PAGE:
“On Monday, at both companies, I focus on management and running the company,” he said in the interview. “Tuesday is focused on product. Wednesday is focused on marketing and communications and growth. Thursday is focused on developers and partnerships. Friday is focused on the company and the culture and recruiting. Saturday I take off, I hike. And Sunday is reflection, feedback, strategy, and getting ready for the rest of the week.”

While he admits there are frequent interruptions, he quickly deals with them and gets back to focusing on the theme of the day. Themes also set a good cadence for the rest of the company. “We’re always delivering, we’re always showing where we were last week, and where we’re going to be the following week,” he says.


If you want to get work done, start before most of the world is awake. Sallie Krawcheck, CEO of the digital financial platform Ellevest starts work at 4 a.m.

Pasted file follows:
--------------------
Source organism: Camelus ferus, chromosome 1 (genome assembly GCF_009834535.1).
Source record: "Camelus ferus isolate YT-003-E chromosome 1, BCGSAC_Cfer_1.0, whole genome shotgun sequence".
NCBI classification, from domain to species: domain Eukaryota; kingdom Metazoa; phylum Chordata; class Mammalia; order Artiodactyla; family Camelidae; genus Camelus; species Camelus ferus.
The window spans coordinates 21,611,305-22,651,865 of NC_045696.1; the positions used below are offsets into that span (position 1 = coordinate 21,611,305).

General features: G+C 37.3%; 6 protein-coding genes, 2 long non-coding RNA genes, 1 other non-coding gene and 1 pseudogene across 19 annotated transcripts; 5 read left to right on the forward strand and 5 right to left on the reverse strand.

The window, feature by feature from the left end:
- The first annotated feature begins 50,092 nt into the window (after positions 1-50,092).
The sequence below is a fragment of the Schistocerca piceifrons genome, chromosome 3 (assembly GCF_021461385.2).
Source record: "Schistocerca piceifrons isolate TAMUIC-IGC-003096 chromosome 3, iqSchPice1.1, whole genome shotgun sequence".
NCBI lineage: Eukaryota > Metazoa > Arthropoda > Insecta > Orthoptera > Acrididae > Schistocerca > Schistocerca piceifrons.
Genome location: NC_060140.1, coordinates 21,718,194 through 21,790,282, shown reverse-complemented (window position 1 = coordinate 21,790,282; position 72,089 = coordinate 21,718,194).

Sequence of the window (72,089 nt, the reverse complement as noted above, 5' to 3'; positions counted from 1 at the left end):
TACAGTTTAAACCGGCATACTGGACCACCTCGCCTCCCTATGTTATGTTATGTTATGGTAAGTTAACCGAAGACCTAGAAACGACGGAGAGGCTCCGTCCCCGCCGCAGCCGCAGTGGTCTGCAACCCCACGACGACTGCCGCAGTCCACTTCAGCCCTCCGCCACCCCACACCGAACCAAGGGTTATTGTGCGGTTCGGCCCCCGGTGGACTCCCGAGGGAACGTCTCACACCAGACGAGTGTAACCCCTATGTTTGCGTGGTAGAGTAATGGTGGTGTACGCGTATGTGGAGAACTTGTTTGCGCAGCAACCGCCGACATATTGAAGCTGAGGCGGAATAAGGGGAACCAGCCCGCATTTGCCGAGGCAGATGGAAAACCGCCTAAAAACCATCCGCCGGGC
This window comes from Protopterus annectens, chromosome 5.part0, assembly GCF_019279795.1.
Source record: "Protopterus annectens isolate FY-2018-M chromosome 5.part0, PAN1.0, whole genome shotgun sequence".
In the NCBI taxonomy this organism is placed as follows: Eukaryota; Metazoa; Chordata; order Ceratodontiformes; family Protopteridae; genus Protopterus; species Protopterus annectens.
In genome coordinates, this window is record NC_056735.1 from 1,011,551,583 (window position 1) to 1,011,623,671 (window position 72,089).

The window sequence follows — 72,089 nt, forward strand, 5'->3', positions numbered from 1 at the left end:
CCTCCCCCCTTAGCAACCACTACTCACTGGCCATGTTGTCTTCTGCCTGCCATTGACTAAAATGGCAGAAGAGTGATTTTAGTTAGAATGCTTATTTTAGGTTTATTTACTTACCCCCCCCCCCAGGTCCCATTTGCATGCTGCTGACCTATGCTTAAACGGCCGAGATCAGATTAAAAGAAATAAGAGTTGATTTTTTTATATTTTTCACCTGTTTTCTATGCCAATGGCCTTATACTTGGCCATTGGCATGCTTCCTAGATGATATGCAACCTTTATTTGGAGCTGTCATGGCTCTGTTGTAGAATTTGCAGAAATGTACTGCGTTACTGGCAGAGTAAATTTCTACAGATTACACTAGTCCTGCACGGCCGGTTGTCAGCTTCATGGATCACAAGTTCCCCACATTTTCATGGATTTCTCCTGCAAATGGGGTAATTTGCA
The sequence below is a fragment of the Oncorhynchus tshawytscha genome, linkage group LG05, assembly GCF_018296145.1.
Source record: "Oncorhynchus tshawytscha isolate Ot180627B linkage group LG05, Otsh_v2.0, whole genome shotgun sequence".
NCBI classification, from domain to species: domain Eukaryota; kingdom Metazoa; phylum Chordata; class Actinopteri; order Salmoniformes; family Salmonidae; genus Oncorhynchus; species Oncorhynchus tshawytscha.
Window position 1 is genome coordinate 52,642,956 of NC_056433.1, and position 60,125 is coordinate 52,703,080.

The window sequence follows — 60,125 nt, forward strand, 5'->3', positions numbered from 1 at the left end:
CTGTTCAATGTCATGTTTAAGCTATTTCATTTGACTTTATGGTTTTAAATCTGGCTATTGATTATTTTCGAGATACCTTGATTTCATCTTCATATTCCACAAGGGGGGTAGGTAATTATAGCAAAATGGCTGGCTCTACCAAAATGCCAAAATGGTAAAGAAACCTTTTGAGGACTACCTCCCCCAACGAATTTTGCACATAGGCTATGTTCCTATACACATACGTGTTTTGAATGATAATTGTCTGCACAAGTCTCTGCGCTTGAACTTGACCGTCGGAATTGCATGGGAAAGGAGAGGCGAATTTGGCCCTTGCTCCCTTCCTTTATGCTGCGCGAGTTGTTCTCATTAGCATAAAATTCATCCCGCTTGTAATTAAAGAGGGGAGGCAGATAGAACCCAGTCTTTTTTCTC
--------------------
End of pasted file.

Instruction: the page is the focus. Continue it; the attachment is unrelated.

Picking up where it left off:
“For me, the most precious commodity in business is time. And I find I am most productive when I balance time that I spend with others with blocks of time during which I can think, write and —my favorite — build earnings models,” writes Krawcheck on LinkedIn.

She tried to reduce her schedule on Fridays, but incoming emails took away her focus. So now she works when others sleep.

“My mind is clear, not yet caught up in the multiple internal conversations that we all conduct with ourselves once we gear up for our first meeting of the day,” she writes. “And there’s a peace that comes from knowing that my family is all in bed and safe upstairs while I work. It is at this time of day that I often have a rush of ideas (some of them are actually good).”


Instead of letting the day fill up with urgent tasks, Keller Williams Realty founder Gary Keller blocks out the first four hours to work on his most important task for the year—his “one thing.”

Each year, he chooses the one thing that, when tackled, will make everything else he has to do easier or unnecessary. Then he protects the first four hours of his workday to do only that one thing. Keller has used the technique to write books as well as grow his company to the largest real estate franchise, and believes that until his top priority is done, anything else is a distraction.